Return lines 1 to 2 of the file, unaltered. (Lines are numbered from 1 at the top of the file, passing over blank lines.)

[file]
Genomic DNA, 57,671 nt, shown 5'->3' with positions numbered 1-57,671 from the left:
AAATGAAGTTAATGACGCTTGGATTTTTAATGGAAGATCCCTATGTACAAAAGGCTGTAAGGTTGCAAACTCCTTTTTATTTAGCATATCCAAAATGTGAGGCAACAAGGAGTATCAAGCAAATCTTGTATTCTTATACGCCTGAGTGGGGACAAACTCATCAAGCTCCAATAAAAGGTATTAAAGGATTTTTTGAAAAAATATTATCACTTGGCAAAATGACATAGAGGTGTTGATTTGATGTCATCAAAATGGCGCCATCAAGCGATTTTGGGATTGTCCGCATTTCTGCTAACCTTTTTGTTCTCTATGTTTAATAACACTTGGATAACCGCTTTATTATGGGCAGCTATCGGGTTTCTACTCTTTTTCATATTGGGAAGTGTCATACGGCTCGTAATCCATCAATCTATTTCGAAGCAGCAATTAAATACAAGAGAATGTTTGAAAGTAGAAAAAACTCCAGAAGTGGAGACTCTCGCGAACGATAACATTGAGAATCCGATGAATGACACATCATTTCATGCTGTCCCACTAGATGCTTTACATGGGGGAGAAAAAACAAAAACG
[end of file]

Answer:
Genomic DNA, 57,671 nt, shown 5'->3' with positions numbered 1-57,671 from the left:
AAATGAAGTTAATGACGCTTGGATTTTTAATGGAAGATCCCTATGTACAAAAGGCTGTAAGGTTGCAAACTCCTTTTTATTTAGCATATCCAAAATGTGAGGCAACAAGGAGTATCAAGCAAATCTTGTATTCTTATACGCCTGAGTGGGGACAAACTCATCAAGCTCCAATAAAAGGTATTAAAGGATTTTTTGAAAAAATATTATCACTTGGCAAAATGACATAGAGGTGTTGATTTGATGTCATCAAAATGGCGCCATCAAGCGATTTTGGGATTGTCCGCATTTCTGCTAACCTTTTTGTTCTCTATGTTTAATAACACTTGGATAACCGCTTTATTATGGGCAGCTATCGGGTTTCTACTCTTTTTCATATTGGGAAGTGTCATACGGCTCGTAATCCATCAATCTATTTCGAAGCAGCAATTAAATACAAGAGAATGTTTGAAAGTAGAAAAAACTCCAGAAGTGGAGACTCTCGCGAACGATAACATTGAGAATCCGATGAATGACACATCATTTCATGCTGTCCCACTAGATGCTTTACATGGGGGAGAAAAAACAAAAACG